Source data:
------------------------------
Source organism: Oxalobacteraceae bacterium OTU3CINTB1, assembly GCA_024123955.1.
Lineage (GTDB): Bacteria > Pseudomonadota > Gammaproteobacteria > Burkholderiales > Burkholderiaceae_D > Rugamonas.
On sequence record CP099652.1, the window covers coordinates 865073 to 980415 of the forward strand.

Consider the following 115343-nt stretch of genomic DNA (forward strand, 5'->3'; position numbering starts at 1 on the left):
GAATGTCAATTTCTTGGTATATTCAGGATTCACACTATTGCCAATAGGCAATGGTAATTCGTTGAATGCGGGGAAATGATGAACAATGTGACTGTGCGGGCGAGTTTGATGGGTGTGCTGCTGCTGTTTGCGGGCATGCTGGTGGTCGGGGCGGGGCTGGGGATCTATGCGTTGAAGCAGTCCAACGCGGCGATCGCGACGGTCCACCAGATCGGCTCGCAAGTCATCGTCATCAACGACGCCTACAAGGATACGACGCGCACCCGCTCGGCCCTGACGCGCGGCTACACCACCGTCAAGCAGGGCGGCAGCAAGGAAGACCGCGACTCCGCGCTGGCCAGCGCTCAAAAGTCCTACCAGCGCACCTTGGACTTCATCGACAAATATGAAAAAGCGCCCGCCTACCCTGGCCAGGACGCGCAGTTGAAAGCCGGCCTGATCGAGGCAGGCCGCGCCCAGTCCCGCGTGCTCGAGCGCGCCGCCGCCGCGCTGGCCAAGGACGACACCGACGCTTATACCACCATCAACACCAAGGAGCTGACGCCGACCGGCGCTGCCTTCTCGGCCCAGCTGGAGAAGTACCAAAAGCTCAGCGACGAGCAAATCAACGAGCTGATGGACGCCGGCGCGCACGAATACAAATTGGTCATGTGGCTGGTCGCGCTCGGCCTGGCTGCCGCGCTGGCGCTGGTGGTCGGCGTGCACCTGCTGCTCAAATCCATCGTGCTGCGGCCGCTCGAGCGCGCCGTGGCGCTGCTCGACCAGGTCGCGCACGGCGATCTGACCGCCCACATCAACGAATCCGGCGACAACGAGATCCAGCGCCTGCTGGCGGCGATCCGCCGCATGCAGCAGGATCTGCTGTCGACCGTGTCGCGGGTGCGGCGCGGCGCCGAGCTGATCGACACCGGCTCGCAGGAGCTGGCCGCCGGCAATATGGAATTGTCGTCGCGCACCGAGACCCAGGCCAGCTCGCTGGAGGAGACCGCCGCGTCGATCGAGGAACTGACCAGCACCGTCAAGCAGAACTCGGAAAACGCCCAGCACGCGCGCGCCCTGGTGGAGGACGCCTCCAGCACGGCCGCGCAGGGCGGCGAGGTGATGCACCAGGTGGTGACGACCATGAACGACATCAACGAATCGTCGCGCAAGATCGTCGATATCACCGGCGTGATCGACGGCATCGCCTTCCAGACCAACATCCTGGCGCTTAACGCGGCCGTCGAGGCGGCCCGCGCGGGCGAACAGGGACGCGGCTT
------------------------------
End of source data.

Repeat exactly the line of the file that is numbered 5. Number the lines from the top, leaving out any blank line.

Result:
GAATGTCAATTTCTTGGTATATTCAGGATTCACACTATTGCCAATAGGCAATGGTAATTCGTTGAATGCGGGGAAATGATGAACAATGTGACTGTGCGGGCGAGTTTGATGGGTGTGCTGCTGCTGTTTGCGGGCATGCTGGTGGTCGGGGCGGGGCTGGGGATCTATGCGTTGAAGCAGTCCAACGCGGCGATCGCGACGGTCCACCAGATCGGCTCGCAAGTCATCGTCATCAACGACGCCTACAAGGATACGACGCGCACCCGCTCGGCCCTGACGCGCGGCTACACCACCGTCAAGCAGGGCGGCAGCAAGGAAGACCGCGACTCCGCGCTGGCCAGCGCTCAAAAGTCCTACCAGCGCACCTTGGACTTCATCGACAAATATGAAAAAGCGCCCGCCTACCCTGGCCAGGACGCGCAGTTGAAAGCCGGCCTGATCGAGGCAGGCCGCGCCCAGTCCCGCGTGCTCGAGCGCGCCGCCGCCGCGCTGGCCAAGGACGACACCGACGCTTATACCACCATCAACACCAAGGAGCTGACGCCGACCGGCGCTGCCTTCTCGGCCCAGCTGGAGAAGTACCAAAAGCTCAGCGACGAGCAAATCAACGAGCTGATGGACGCCGGCGCGCACGAATACAAATTGGTCATGTGGCTGGTCGCGCTCGGCCTGGCTGCCGCGCTGGCGCTGGTGGTCGGCGTGCACCTGCTGCTCAAATCCATCGTGCTGCGGCCGCTCGAGCGCGCCGTGGCGCTGCTCGACCAGGTCGCGCACGGCGATCTGACCGCCCACATCAACGAATCCGGCGACAACGAGATCCAGCGCCTGCTGGCGGCGATCCGCCGCATGCAGCAGGATCTGCTGTCGACCGTGTCGCGGGTGCGGCGCGGCGCCGAGCTGATCGACACCGGCTCGCAGGAGCTGGCCGCCGGCAATATGGAATTGTCGTCGCGCACCGAGACCCAGGCCAGCTCGCTGGAGGAGACCGCCGCGTCGATCGAGGAACTGACCAGCACCGTCAAGCAGAACTCGGAAAACGCCCAGCACGCGCGCGCCCTGGTGGAGGACGCCTCCAGCACGGCCGCGCAGGGCGGCGAGGTGATGCACCAGGTGGTGACGACCATGAACGACATCAACGAATCGTCGCGCAAGATCGTCGATATCACCGGCGTGATCGACGGCATCGCCTTCCAGACCAACATCCTGGCGCTTAACGCGGCCGTCGAGGCGGCCCGCGCGGGCGAACAGGGACGCGGCTT